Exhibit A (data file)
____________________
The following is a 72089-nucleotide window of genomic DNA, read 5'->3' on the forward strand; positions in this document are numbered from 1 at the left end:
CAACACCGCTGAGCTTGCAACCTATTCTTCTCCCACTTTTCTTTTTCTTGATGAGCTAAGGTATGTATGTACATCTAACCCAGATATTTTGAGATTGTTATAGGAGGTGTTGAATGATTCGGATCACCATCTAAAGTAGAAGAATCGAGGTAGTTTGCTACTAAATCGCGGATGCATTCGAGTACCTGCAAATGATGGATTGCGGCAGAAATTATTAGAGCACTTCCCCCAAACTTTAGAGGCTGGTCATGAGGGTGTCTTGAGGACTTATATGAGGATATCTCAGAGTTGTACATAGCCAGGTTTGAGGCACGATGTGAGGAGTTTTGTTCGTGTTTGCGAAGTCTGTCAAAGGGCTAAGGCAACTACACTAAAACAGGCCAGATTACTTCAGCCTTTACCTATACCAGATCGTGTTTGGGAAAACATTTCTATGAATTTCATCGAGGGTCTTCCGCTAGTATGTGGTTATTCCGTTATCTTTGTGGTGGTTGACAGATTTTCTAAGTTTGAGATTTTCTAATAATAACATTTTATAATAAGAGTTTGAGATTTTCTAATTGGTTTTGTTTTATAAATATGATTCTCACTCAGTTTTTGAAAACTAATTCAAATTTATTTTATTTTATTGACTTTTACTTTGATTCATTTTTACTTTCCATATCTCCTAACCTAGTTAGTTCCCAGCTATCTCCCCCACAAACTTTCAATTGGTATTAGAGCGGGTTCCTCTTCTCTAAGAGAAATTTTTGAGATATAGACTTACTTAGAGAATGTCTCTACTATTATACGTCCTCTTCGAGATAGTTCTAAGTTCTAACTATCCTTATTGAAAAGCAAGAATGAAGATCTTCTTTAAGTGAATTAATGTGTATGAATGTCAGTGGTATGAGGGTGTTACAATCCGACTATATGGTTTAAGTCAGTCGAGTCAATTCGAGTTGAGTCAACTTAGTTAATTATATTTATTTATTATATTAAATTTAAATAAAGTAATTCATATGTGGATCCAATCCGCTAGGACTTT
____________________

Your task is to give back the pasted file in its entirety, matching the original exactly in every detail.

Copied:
The following is a 72089-nucleotide window of genomic DNA, read 5'->3' on the forward strand; positions in this document are numbered from 1 at the left end:
CAACACCGCTGAGCTTGCAACCTATTCTTCTCCCACTTTTCTTTTTCTTGATGAGCTAAGGTATGTATGTACATCTAACCCAGATATTTTGAGATTGTTATAGGAGGTGTTGAATGATTCGGATCACCATCTAAAGTAGAAGAATCGAGGTAGTTTGCTACTAAATCGCGGATGCATTCGAGTACCTGCAAATGATGGATTGCGGCAGAAATTATTAGAGCACTTCCCCCAAACTTTAGAGGCTGGTCATGAGGGTGTCTTGAGGACTTATATGAGGATATCTCAGAGTTGTACATAGCCAGGTTTGAGGCACGATGTGAGGAGTTTTGTTCGTGTTTGCGAAGTCTGTCAAAGGGCTAAGGCAACTACACTAAAACAGGCCAGATTACTTCAGCCTTTACCTATACCAGATCGTGTTTGGGAAAACATTTCTATGAATTTCATCGAGGGTCTTCCGCTAGTATGTGGTTATTCCGTTATCTTTGTGGTGGTTGACAGATTTTCTAAGTTTGAGATTTTCTAATAATAACATTTTATAATAAGAGTTTGAGATTTTCTAATTGGTTTTGTTTTATAAATATGATTCTCACTCAGTTTTTGAAAACTAATTCAAATTTATTTTATTTTATTGACTTTTACTTTGATTCATTTTTACTTTCCATATCTCCTAACCTAGTTAGTTCCCAGCTATCTCCCCCACAAACTTTCAATTGGTATTAGAGCGGGTTCCTCTTCTCTAAGAGAAATTTTTGAGATATAGACTTACTTAGAGAATGTCTCTACTATTATACGTCCTCTTCGAGATAGTTCTAAGTTCTAACTATCCTTATTGAAAAGCAAGAATGAAGATCTTCTTTAAGTGAATTAATGTGTATGAATGTCAGTGGTATGAGGGTGTTACAATCCGACTATATGGTTTAAGTCAGTCGAGTCAATTCGAGTTGAGTCAACTTAGTTAATTATATTTATTTATTATATTAAATTTAAATAAAGTAATTCATATGTGGATCCAATCCGCTAGGACTTT